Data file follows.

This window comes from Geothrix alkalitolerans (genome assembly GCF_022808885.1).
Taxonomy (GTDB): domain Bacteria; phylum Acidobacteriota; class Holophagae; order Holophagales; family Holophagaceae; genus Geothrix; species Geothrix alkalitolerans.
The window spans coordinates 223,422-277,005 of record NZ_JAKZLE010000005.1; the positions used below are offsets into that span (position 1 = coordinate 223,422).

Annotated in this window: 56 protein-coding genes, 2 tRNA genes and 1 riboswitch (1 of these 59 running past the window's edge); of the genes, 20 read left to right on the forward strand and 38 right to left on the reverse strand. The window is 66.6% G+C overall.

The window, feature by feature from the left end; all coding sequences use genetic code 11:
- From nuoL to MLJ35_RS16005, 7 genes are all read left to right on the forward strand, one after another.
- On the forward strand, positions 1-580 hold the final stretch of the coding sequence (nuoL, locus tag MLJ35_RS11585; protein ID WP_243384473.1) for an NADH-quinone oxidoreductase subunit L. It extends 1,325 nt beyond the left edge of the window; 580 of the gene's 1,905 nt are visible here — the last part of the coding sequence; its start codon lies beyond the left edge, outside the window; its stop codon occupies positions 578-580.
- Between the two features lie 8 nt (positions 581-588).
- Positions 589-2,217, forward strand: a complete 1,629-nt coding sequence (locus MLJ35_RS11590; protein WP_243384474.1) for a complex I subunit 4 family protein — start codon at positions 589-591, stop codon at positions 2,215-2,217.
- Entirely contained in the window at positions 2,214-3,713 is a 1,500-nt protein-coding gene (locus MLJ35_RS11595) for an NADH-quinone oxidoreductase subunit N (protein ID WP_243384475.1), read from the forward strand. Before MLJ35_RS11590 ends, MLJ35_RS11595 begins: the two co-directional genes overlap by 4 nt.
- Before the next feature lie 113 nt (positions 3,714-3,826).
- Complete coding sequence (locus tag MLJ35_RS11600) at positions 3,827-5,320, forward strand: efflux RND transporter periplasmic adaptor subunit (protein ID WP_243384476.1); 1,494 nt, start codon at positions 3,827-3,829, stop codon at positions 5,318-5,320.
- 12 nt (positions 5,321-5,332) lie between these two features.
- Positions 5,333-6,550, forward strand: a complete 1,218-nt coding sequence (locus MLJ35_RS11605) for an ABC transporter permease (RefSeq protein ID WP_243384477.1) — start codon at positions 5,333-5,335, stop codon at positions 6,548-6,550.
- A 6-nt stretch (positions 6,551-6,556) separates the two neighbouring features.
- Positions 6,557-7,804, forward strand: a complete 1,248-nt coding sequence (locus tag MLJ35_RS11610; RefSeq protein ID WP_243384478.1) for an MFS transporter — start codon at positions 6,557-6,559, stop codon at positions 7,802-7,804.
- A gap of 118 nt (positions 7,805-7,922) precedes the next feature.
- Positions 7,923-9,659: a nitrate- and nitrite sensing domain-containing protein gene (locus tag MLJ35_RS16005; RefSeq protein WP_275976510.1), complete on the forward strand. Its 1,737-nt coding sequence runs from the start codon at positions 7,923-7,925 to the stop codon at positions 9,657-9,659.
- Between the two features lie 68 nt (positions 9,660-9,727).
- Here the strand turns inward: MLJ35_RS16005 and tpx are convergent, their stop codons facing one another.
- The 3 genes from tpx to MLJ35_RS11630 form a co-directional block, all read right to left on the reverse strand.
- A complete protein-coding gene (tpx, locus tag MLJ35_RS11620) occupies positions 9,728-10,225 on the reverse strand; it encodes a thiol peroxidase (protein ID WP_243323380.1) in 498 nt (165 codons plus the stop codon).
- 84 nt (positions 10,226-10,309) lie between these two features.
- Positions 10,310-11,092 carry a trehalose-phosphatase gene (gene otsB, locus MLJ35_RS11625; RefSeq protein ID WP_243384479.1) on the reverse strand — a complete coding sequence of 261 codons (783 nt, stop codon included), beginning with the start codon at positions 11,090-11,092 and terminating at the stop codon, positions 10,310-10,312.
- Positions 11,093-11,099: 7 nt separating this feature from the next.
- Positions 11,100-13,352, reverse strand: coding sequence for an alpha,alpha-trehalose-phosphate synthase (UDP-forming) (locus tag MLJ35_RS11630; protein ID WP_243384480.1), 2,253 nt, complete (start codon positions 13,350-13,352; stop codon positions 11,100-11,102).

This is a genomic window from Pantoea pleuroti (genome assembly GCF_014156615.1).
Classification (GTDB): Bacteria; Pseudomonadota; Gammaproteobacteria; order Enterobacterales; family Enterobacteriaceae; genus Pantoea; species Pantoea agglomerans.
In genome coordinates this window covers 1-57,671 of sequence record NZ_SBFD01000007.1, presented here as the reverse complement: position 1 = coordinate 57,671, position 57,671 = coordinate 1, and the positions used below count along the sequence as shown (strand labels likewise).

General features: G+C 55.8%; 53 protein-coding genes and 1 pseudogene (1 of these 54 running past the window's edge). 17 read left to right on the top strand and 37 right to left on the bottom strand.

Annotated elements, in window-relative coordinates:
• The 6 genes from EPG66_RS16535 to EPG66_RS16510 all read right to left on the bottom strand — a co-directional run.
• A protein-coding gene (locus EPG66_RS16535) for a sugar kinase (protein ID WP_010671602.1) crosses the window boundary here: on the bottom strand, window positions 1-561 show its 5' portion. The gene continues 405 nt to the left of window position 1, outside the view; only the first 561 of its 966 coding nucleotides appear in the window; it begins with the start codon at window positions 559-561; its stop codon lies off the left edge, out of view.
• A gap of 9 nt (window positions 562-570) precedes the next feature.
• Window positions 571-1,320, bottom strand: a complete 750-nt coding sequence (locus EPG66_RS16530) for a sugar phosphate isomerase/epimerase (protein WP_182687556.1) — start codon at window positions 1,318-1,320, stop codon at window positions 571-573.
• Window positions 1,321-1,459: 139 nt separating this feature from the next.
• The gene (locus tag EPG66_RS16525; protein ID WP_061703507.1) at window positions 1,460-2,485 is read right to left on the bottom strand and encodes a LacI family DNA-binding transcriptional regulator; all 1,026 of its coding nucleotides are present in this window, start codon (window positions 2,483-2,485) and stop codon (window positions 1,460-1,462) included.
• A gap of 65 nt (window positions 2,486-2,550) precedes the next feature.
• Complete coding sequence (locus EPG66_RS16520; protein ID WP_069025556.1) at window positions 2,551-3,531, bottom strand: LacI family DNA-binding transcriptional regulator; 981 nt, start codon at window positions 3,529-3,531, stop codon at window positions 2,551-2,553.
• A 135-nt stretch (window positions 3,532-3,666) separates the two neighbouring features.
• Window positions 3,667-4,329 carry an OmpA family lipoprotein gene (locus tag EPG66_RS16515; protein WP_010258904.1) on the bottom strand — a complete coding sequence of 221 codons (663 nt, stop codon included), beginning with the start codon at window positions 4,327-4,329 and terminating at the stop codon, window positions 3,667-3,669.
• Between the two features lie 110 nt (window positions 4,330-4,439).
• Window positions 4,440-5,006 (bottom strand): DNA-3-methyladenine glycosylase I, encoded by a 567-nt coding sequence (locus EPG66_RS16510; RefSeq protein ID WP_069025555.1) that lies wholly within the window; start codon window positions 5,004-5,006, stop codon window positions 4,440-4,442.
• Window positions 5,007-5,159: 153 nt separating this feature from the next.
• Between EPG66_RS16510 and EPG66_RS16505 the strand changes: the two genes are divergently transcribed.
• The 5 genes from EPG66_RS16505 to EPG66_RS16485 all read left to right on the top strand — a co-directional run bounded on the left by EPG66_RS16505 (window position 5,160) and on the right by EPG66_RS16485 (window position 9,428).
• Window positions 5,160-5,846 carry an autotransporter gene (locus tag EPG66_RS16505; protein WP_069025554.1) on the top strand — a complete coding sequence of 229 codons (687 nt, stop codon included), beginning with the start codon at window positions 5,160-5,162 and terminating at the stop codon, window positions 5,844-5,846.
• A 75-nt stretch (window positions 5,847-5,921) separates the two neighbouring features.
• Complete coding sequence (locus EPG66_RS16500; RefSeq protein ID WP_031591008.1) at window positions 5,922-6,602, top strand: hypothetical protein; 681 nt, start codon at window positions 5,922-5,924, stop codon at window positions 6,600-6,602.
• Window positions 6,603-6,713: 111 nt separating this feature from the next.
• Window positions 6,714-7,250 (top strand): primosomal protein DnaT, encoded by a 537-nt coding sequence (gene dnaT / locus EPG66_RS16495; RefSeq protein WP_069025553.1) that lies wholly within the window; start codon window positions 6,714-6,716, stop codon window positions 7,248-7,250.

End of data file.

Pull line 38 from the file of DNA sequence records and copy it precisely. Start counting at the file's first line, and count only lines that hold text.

• A gap of 65 nt (window positions 2,486-2,550) precedes the next feature.